Building a successful custom car takes vision – the ability to picture a radically different finished shape from the one you’re starting with. Some customs, like Kevin Anderson’s ’47 Cadillac convertible, take much more vision than others.
Believe it or not, this radical Carson-topped custom actually started out as a four-door sedan! It was a 47,000-mile, museum-kept, one-owner car when Kevin got it and in less than a year became the chopped, candy-colored beauty you see here.
Kevin teamed up with Mike Boerema at the Gas Axe Garage to make the transformation, using illustrations from Brian Baker as a roadmap. “What we tried to do was to pursue how Harley Earl and Bill Mitchell might have built this custom, late in 1947,” Kevin said. “The Gas Axe Garage really hit the mark!”
The list of modifications is almost too long to repeat, but highlights include a 5-inch chopped Carson-style top, longer coupe doors (requiring the door pillar to be moved back 7-inches), shaved trim and handles, lowered rear fender skirts, relocated fuel filler, a custom rear pan, and custom taillights inserted into the rear bumper guards. When the extensive metal work was complete, Gary and Dylan Brown of Brown’s Metal Mods did the final prep and coated the body in a custom House of Kolor hue dubbed Crystal Candy, highlighted with plating by Jon Wright’s Custom Chrome.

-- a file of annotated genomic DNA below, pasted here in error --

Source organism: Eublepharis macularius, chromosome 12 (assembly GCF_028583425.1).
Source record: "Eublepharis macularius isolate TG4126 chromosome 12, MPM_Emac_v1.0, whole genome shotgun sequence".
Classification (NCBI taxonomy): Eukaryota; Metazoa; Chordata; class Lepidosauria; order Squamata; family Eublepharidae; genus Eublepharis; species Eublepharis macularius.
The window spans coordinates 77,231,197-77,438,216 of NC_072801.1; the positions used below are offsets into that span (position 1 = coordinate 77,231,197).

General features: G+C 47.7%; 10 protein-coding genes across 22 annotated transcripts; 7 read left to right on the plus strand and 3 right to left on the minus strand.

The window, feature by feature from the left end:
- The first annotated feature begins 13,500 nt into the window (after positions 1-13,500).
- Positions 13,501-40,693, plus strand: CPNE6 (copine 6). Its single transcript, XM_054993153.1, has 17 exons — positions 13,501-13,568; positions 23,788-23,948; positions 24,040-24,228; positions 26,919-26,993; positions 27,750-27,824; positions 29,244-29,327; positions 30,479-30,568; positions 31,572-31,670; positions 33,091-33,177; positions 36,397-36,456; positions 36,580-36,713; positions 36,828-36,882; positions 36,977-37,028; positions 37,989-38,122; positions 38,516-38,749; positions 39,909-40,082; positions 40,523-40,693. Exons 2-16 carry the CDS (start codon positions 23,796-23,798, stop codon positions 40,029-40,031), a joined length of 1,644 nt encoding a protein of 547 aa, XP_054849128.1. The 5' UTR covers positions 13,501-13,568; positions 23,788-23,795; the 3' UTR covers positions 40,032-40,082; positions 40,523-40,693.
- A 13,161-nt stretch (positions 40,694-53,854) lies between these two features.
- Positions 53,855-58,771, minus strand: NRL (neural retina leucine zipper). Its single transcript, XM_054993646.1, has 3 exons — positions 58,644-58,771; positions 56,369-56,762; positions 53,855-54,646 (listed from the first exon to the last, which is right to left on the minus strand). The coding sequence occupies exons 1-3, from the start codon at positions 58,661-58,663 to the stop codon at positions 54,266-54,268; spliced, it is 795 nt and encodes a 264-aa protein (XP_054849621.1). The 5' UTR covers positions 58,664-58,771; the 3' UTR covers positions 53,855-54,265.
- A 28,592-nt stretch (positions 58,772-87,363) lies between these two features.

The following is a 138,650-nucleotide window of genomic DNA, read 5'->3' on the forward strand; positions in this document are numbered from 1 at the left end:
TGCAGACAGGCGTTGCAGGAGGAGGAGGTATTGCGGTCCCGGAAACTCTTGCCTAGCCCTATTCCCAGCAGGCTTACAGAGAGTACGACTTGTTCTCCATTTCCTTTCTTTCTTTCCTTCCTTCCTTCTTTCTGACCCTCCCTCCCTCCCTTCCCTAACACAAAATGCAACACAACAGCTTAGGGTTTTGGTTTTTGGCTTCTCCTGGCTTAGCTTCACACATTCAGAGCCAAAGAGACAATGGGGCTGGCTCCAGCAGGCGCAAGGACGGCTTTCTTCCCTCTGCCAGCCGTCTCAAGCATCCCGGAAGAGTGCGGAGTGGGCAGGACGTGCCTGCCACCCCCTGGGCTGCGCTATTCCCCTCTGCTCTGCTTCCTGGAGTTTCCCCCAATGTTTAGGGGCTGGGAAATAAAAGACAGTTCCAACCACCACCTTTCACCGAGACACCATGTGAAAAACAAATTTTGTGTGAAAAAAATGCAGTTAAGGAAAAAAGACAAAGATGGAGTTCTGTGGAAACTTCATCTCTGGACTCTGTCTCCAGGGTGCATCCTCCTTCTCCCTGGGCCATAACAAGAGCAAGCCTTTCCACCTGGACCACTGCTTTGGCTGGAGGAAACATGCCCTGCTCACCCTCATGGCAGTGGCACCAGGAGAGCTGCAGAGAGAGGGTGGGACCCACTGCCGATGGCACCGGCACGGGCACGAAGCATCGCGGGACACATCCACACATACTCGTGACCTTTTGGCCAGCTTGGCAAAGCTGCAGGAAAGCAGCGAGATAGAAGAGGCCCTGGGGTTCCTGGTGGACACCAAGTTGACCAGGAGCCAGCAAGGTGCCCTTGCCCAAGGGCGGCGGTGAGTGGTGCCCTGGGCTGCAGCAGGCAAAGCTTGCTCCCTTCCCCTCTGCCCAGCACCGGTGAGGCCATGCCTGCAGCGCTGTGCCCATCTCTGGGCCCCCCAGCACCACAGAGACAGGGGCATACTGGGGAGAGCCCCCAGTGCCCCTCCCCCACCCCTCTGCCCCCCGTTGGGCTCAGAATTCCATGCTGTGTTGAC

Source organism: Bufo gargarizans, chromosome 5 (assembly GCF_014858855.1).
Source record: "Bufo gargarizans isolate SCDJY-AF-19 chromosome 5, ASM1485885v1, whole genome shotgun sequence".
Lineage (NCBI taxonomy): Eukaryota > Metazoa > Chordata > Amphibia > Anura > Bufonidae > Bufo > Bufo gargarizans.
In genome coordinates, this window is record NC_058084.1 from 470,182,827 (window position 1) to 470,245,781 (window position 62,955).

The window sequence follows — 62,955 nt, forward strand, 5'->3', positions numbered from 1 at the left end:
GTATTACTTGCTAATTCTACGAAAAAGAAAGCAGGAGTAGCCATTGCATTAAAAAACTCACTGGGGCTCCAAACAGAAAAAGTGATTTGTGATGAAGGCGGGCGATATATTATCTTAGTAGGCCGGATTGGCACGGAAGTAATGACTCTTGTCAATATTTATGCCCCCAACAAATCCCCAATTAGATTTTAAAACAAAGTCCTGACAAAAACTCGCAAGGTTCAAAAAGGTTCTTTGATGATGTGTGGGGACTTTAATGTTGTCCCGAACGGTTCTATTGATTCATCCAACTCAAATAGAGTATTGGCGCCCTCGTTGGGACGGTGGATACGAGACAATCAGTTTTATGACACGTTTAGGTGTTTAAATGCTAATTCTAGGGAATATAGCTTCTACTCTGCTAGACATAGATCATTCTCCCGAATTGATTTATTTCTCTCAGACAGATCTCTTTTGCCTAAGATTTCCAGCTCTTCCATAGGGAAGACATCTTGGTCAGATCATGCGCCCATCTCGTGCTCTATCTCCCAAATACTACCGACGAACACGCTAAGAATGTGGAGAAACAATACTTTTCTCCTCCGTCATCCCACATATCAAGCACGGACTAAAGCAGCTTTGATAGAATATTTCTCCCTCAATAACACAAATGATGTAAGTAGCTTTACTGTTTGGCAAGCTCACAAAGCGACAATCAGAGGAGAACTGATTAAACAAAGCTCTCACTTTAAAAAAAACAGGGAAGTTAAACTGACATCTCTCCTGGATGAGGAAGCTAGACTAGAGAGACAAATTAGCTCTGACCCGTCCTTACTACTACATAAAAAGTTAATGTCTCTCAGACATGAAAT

The interior is equally opulent, with a combination of cream-colored leather and vintage Cadillac cloth stitched in a clean, classy pattern by Joe Bukrey at Buckskinz. A GM tilt column was topped with a smaller-diameter stock steering wheel, while lead crystal Cadillac badges – cast using the original trunk badge as a pattern – were added to the doors to provide an air of sophistication. Hidden Kicker Audio gear provides 1500 watts of rich, modern-quality stereo sound.
Starting with such a low-mileage original, minimal mechanical work was necessary. A ’57 Chevy power steering pump was added to the 346c.i. Cadillac Flathead V8, while the original transmission and rearend were left alone. Extensive suspension work was done to install air springs and a rear four-link setup. The 12-inch reduction in ride height, combined with the top chop, resulted in a cruiser that’s overall height is a staggering 17 inches lower than the sedan they started with. It glides down the road on vintage-style Goodyear “Super Cushion” wide whitewalls surrounding plated Sombrero hubcaps.
The Crystal Cadillac drew huge crowds when it debuted at the 2018 Detroit Autorama before coming to the Goodguys All American Get-Together in Pleasanton to earn a Top Five spot in the 2018 Street Rod Headquarters Custom of the Year competition. Transforming a formal, upright four-door sedan into this stunning, streamlined, sophisticated custom undoubtedly took plenty of skill, determination and tenacity. Congratulations to the team involved for having the vision to see it through to completion.